Experiment 2: Motion noise vs. configural predictability
To distinguish between the motion hypothesis and the configural predictability hypothesis, we equated the random shift condition and translational shift condition in terms of predictability by adding placeholders to the display (see Figures 3a and 3b). For both conditions, every frame consisted of several gray discs, half of which were filled with letters and the other half of which were empty. The empty disks marked the locations in which the letters would appear on the subsequent frame. With these continuously visible placeholders, it is possible to know exactly where the items will appear on the next frame in both conditions. If the advantage for translational shifts over random shifts in Experiment 1 is explained by a benefit for greater predictability of subsequent locations, then the advantage should be eliminated by the addition of these placeholders. However, if the advantage for translational shifts over random shifts has to do with motion noise, then the advantage should be observed even with presentation of placeholders because the placeholders do not change this factor. 
Figure 3
 
Displays for Experiment 2. The search displays were the same as in Experiment 1, with one addition. In the (a) random shift condition and (b) translational shift condition, each frame contained gray disks as placeholders for the items in the unshown frames. Gray disks were always present, some of which contained search items, and some of which were empty placeholders indicating the locations of the search items in the next frame. (c) In the stationary condition, the displays were exactly the same as in Experiment 1.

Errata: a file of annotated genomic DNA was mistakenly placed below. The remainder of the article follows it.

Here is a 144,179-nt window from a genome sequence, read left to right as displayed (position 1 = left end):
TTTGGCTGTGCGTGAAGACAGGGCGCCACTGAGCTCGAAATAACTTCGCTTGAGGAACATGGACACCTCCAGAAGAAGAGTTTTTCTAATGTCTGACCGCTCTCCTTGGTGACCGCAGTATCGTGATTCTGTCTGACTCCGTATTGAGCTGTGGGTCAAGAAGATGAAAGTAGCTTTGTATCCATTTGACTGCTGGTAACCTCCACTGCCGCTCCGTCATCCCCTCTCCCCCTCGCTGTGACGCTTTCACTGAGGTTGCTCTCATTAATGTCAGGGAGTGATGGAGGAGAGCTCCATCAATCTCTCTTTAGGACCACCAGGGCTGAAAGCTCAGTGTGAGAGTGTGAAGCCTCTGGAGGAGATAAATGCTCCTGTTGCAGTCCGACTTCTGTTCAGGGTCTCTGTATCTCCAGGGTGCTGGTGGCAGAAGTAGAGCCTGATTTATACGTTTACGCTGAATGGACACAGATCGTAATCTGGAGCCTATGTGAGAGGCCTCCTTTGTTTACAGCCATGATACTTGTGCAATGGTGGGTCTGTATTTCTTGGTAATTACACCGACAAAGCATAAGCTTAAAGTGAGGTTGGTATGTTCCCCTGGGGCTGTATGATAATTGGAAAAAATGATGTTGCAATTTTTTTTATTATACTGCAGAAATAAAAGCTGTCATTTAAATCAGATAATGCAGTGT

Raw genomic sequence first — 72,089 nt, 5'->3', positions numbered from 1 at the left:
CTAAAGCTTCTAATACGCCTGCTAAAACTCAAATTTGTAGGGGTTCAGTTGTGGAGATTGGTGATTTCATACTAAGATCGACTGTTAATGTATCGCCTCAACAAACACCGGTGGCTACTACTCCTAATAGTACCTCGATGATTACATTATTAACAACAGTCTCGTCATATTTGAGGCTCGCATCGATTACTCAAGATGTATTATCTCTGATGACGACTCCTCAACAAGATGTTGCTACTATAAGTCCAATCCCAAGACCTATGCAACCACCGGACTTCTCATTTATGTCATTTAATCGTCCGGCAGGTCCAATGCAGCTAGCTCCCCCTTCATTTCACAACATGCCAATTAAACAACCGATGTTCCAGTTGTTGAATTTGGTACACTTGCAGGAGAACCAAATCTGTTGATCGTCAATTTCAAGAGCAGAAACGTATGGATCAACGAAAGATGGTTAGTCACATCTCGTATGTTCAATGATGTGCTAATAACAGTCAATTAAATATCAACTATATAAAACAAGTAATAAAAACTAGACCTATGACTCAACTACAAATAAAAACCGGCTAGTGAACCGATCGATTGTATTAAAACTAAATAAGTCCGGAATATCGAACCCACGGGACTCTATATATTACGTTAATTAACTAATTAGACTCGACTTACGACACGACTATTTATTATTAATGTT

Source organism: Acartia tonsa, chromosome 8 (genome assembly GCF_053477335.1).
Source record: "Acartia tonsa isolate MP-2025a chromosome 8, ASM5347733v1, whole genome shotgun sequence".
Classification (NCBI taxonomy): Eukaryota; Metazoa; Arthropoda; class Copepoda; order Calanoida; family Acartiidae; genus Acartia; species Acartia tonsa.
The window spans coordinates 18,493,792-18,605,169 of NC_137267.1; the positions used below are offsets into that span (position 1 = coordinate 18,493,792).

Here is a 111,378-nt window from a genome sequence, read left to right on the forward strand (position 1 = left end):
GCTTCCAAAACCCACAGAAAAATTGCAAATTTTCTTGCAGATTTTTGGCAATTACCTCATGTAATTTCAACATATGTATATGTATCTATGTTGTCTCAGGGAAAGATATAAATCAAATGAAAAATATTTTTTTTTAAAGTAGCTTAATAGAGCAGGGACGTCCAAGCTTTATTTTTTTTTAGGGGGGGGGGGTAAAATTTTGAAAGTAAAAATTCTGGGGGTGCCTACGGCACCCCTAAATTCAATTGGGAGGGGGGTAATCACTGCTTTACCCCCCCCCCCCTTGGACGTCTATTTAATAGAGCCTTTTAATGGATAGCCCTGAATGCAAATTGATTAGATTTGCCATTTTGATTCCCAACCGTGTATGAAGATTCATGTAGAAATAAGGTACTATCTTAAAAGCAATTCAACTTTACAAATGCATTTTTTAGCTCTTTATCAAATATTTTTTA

Figure 3
 
Displays for Experiment 2. The search displays were the same as in Experiment 1, with one addition. In the (a) random shift condition and (b) translational shift condition, each frame contained gray disks as placeholders for the items in the unshown frames. Gray disks were always present, some of which contained search items, and some of which were empty placeholders indicating the locations of the search items in the next frame. (c) In the stationary condition, the displays were exactly the same as in Experiment 1.
Method
Stimulus
The stimuli are shown in Figure 3. The timing was identical to Experiment 1, but the appearance of the random shift and translational shift displays changed. As in Experiment 1, all items appeared within a set of dark gray disks (20.2 cd/m 2). However, the random shift and translational shift conditions also contained empty gray disks on each frame (see Figures 3a and 3b). The empty disks marked the location of the letters for the following frame. Thus, these displays consisted of a fixed set of gray disks with letters alternating between one half of the disks and the other half, eliminating any uncertainty about where the items would appear on each frame. The sets of locations used in this experiment were identical to those used in Experiment 1. The only difference was the addition of the extra placeholders in the random shift and translational shift conditions. The stationary condition was the same as in Experiment 1 (see Figure 3c).